Self-esteem is how we feel about ourselves, how confident we are, how accomplished we feel. For some of us, however, it can go up and down. One day we might feel really on top of things, great about ourselves, unafraid to try anything. Another day, we’re just as likely to feel completely at the bottom, unsure of ourselves, afraid to say or do everything.
What is it about self-esteem that keeps it on this rollercoaster path? How can we even it out to raise or eliminate those lows?
Here are 10 tips to help us conquer those low days and level out our self-esteem track:
1. Review a previous accomplishment: Most of us have learned how, at an early age, to master something, such as riding a bicycle. Learning to ride one of those contraptions isn’t easy, either. It requires a process of hand/eye/brain/
2. Start small and do a task you can accomplish easily. There’s no faster way to build self-esteem than to add yet another accomplishment to your roster. And it always feels good to get something crossed off our to-do list.
3. Forgive yourself for the things you’re not good at. Some of us are lousy cooks. Some of us are bad at relationships. We make mistakes, even when we’re trying our best. Sometimes you just have to apologize, let it go and move on. Nobody says we all have to be experts at everything, thank goodness!
4. Praise yourself for the things you do well. Not everyone has your unique abilities and talents. Don’t sell yourself short. It isn’t wrong or egotistical to praise ourselves. In fact, it’s a good re-parenting technique to learn how to pat yourself on the back a little when you accomplish something you do well, in record time or with excellent results. Learn how to enjoy a few minutes of self-congratulation
5. Ignore yourself. Sometimes the real problem isn’t self-esteem at all but a tendency toward overthinking. Direct your focus to other things. Give it a rest already.
6. Consider your physical and mental states at these times of “low self-esteem.” Are you tired, hungry, overloaded? We tend to pile abuses on ourselves at such times. Let feelings of low self-esteem serve as signals that you need a break, a nap, an apple, a nice glass of water.
7. Talk to a friend who will contradict you. It’s easier to see how we shape our own wrong view of ourselves when we get help from someone who knows us and can itemize what they think is great about us.
8. Examine the pattern of highs and lows. How long has it been since you felt good about yourself? Was it last week when you turned in a report at work that earned you a compliment from the boss? Was it a month ago? What happened after that? Perhaps you’re just in a “praise starvation” mode—it’s been too long since you got a compliment or got to do anything that someone noticed. Or perhaps you started the downward spiral when you said the wrong thing to someone. See No. 3.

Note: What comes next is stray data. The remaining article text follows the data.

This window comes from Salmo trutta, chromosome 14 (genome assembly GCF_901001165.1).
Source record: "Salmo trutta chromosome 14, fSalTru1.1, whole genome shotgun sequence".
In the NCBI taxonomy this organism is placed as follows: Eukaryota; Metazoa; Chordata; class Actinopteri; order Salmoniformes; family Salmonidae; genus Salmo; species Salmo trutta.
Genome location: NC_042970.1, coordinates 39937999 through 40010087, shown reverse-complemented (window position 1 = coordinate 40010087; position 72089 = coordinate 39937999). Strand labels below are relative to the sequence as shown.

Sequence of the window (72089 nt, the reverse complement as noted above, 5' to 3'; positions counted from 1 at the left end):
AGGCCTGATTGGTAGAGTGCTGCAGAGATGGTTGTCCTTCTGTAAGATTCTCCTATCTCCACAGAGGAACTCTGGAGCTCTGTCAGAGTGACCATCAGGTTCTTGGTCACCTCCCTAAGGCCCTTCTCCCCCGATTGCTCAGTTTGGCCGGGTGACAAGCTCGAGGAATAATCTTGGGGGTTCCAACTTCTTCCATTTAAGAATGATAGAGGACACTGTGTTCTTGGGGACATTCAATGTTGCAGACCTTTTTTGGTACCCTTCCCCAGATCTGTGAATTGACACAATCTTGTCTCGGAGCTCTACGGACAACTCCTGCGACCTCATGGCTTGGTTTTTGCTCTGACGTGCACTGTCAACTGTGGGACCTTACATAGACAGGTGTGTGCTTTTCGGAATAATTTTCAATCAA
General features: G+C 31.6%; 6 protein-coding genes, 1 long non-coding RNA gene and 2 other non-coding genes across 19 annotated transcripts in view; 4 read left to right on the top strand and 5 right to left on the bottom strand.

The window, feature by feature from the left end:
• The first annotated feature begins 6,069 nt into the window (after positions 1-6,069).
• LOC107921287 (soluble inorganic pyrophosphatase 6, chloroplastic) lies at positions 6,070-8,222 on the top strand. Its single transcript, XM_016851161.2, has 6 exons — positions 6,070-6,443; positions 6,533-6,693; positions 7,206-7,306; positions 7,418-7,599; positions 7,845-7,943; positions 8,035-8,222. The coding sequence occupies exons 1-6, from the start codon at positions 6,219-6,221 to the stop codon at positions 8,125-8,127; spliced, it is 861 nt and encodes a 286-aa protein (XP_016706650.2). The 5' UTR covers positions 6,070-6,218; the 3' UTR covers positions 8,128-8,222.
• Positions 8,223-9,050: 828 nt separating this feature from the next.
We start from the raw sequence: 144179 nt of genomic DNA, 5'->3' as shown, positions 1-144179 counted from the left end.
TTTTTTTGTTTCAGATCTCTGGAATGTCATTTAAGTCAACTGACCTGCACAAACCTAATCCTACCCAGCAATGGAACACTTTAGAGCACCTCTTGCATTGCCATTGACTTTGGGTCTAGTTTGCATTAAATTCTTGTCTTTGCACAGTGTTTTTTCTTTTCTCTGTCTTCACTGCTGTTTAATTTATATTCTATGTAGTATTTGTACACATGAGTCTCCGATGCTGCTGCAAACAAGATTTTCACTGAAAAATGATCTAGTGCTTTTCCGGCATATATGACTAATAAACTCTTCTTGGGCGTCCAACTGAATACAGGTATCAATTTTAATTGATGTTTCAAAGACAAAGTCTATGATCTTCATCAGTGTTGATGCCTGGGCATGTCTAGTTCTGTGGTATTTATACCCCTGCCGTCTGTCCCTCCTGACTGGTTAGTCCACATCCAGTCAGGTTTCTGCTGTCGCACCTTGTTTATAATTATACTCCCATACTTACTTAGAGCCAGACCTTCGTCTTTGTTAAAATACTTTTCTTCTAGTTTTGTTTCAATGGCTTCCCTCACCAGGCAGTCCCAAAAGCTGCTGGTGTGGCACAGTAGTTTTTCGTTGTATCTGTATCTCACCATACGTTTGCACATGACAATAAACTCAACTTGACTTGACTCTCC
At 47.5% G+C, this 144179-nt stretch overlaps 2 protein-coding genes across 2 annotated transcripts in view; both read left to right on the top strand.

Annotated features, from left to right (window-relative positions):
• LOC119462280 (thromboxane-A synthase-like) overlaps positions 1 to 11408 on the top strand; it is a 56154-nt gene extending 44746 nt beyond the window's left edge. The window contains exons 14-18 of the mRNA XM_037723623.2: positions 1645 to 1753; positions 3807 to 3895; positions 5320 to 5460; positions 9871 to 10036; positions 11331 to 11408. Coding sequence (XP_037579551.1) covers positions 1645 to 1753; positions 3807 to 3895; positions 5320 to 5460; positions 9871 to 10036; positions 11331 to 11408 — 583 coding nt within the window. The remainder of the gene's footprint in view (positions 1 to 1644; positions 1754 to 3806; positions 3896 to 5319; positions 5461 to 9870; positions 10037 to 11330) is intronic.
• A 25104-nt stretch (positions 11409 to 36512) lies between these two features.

9. Get some exercise, or, if you’re already exercising and not getting any results or feeling like you’ve hit a plateau, stop for a day. Physical activity causes the body to release endorphins which make us feel better, more relaxed. If you’ve been focusing on one type of exercise, vary that routine and try a different type. If you don’t exercise, go for a walk. Even the change of scenery will do you good. It also forces your perspective to change a little, and you may see yourself in a better light.
10. Examine your needs. Some people need more praise from others than other people do. Some people need to always be accomplishing something, or they feel let down. In other words, it could very well be that you’re fine, but you’re just in a slower activity period right now, so it feels like you feel bad, when you really don’t. Or maybe whatever it is that you're feeling bad about (interviewing for a new job, for example) is scaring you, and your feelings of low self-esteem are just forcing you to work on being prepared.
It’s always good to remember that self-esteem is a mental construct. Some professionals don’t even believe it exists. Our sense of wellbeing is an illusory thing that can be manipulated by our own beliefs and attitudes, our moods, our physical health. It can also be affected, if we let it, by externals, such as other people, events, the weather, how much sleep we’ve had, even what we eat that day. So it isn’t just “all in our heads.” Choosing to follow a practical approach for managing our self-esteem will prevent it from becoming a problem and keep us off that rollercoaster.
Content copyright © 2007 by Barbara Sloan. All rights reserved. This content was written by Barbara Sloan. If you wish to use this content in any manner, you need written permission. Contact Barbara Sloan for details.